Pipes points out that conquest has been the historical norm, where countries have been established through invasion and at someone else’s expense.
Germanic tribes, Central Asian hordes, Russian tsars, and Spanish and Portuguese conquistadors remade the map. Modern Greeks have only a tenuous connection to the Greeks of antiquity. Who can count the number of times Belgium was overrun? The United States came into existence after the defeat of Native Americans. Kings marauded in Africa, Aryans invaded India. In Japan, Yamato-speakers eliminated all but tiny groups such as the Ainu.The Middle East also has faced invasions--from the Greeks, Romans, Arabs, Crusaders, Seljuks, Timurids, Mongolians, and modern Europeans. And the area now known as Israel is no exception:
In Jerusalem Besieged: From Ancient Canaan to Modern Israel, Eric H. Cline writes of Jerusalem: “No other city has been more bitterly fought over throughout its history.” He backs up that claim, counting “at least 118 separate conflicts in and for Jerusalem during the past four millennia.” He calculates Jerusalem to have been destroyed completely at least twice, besieged 23 times, captured 44 times, and attacked 52 times. The PA fantasizes that today’s Palestinians are descended from a tribe of ancient Canaan, the Jebusites; in fact, they are overwhelmingly the offspring of invaders and immigrants seeking economic opportunities.And that is where Zionism comes in--a movement that had no connection with conquest:
Against this tableau of unceasing conquest, violence, and overthrow, Zionist efforts to build a presence in the Holy Land until 1948 stand out as astonishingly mild, mercantile rather than military. Two great empires, the Ottomans and the British, ruled Eretz Yisrael. In contrast, Zionists lacked military power. They could not possibly achieve statehood through conquest.It was not until the British left and the Arab states attempted to drive out the Jews that those "Zionsts" defended themselves and won the land with its "military"--and through Western, Soviet, UN, Israeli and Arab sources Efraim Karsh proves in his book Palestine Betrayed that the vast majority of Arabs simply fled their land and very few in fact were forced off.
Instead, they purchased land. Acquiring property dunam by dunam, farm by farm, house by house, lay at the heart of the Zionist enterprise until 1948. The Jewish National Fund, founded in 1901 to buy land in Palestine “to assist in the foundation of a new community of free Jews engaged in active and peaceable industry,” was the key institution — and not the Haganah, the clandestine defense organization founded in 1920.
Zionists also focused on the rehabilitation of what was barren and considered unusable. They not only made the desert bloom, but drained swamps, cleared water channels, reclaimed wasteland, forested bare hills, cleared rocks, and removed salt from the soil. Jewish reclamation and sanitation work precipitously reduced the number of disease-related deaths.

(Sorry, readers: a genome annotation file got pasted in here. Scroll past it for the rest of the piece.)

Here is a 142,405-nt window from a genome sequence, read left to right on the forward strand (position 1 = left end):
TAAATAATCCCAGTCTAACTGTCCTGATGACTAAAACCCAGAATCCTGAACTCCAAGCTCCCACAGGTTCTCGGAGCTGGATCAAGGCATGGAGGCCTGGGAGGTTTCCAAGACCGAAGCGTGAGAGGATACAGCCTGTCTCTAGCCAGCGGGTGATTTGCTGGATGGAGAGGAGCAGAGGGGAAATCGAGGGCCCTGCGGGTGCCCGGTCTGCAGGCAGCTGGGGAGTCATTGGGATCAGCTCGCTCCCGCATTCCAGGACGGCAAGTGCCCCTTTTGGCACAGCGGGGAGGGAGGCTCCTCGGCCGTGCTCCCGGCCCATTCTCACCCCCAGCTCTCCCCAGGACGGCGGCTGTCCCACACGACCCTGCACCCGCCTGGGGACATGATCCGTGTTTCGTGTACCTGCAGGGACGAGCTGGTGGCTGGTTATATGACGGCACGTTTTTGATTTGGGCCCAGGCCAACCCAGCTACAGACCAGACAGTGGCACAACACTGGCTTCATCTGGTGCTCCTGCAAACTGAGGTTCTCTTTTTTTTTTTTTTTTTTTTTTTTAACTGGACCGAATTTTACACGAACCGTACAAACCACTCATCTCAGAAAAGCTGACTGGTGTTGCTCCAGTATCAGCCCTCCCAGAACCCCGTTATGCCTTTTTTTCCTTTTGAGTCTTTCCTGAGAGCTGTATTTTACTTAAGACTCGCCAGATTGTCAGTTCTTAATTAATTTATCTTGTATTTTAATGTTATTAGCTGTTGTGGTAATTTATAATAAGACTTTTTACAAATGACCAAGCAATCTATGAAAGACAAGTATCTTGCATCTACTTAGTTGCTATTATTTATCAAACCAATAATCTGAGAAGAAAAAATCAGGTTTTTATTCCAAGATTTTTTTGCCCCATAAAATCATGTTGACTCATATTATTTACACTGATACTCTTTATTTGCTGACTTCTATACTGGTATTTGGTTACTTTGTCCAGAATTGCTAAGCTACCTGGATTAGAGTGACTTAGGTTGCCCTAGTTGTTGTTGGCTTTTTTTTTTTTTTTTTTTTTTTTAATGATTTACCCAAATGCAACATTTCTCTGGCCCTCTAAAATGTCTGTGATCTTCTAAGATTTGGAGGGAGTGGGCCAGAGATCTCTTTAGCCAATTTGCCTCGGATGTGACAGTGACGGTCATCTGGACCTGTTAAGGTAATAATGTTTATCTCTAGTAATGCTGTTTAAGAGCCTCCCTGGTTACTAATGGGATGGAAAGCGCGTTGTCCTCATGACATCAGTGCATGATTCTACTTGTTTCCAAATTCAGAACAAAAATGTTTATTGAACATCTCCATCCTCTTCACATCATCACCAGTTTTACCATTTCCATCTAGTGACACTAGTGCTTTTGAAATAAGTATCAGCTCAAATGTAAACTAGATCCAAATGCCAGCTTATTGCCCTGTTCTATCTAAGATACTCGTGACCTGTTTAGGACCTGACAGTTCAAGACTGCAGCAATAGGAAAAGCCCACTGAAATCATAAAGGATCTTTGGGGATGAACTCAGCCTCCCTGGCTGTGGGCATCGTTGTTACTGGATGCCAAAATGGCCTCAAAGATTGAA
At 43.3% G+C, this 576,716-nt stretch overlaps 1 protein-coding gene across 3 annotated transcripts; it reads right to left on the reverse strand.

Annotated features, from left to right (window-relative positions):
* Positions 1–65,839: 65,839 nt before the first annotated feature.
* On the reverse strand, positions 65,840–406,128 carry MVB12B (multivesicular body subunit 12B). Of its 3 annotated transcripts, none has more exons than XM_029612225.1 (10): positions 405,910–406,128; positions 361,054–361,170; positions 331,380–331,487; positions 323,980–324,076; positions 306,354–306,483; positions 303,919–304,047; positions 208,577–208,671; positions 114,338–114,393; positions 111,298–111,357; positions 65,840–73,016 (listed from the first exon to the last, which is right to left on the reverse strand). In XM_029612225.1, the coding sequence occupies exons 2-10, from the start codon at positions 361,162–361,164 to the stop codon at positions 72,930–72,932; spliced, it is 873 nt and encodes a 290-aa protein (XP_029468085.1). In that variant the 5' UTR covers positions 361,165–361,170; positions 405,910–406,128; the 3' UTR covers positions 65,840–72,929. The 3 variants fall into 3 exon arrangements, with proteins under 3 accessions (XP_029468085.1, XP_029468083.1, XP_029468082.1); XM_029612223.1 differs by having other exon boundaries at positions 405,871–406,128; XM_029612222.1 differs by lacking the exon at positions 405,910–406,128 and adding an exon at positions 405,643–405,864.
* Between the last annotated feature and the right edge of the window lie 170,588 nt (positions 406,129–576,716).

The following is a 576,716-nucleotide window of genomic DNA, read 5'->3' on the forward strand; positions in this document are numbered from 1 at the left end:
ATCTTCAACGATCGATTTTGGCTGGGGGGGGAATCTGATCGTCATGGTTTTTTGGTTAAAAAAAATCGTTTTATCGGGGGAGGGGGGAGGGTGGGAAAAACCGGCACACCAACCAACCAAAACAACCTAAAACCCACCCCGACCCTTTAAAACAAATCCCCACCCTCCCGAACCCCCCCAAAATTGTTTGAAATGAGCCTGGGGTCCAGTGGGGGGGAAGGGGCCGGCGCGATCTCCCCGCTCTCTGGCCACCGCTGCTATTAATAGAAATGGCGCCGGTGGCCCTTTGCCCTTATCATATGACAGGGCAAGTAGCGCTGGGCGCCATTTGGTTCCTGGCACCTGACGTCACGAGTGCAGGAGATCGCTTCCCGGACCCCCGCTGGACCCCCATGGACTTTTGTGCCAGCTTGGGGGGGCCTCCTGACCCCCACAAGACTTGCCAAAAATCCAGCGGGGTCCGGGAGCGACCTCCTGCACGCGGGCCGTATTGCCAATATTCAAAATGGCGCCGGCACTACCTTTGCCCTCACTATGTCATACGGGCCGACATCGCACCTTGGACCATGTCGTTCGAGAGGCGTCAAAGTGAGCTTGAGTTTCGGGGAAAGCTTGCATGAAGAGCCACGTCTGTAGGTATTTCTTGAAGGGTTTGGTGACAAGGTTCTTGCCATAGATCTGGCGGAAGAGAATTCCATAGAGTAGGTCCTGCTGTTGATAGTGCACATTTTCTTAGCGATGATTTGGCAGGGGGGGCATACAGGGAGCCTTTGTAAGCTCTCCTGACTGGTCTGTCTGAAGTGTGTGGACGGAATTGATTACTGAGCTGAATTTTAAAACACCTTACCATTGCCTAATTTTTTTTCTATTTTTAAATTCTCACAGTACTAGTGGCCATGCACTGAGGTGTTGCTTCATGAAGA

In this context Shlomo Avnieri writes that beyond the so-called narratives of what happened in 1948, there is historical fact:
In recent debates about the Palestinian "Nakba," the claim has been made that there are two "narratives," an Israeli one and a Palestinian one, and we should pay attention to both of them. That, of course, is true: Alongside the Israeli-Zionist claims regarding the Jewish people's connection to its historic homeland and the Jews' miserable situation, there are Palestinian claims that regard the Jews as a religious group only and Zionism as an imperialist movement.While Pipes emphasizes the background of the Zionist movement prior to 1948, Avnieri discusses what happened in 1948 and the falsification of historical fact that followed--
But above and beyond these claims is the simple fact - and it is a fact, not a "narrative" - that in 1947, the Zionist movement accepted the United Nations partition plan, whereas the Arab side rejected it and went to war against it. A decision to go to war has consequences, just as it did in 1939 or 1941.
like those Germans who talk about the horrors of the expulsion of 12 million ethnic Germans from Eastern Europe after 1945, but fail to mention the Nazi attack on Poland, or the Japanese who talk about Hiroshima, but fail to mention their attack on Pearl Harbor. That is not a "narrative," it is simply not telling the truth. Effects cannot be divorced from causes.If only they were.
The pain of the other should be understood and respected, and attempts to prevent Palestinians from mentioning the Nakba are foolish and immoral: Nobody prevents the descendants of the German refugees from Eastern Europe from communing with their suffering.
But just as nobody, even in German schools, would dream of teaching the German "narrative" regarding World War II, the 1948 war should also not be taught as a battle between narratives. In the final analysis, there is a historical truth. And without ignoring the suffering of the other, that is how such sensitive issues must be taught.
Technorati Tag: Israel and Palestine and Arabs and Middle East.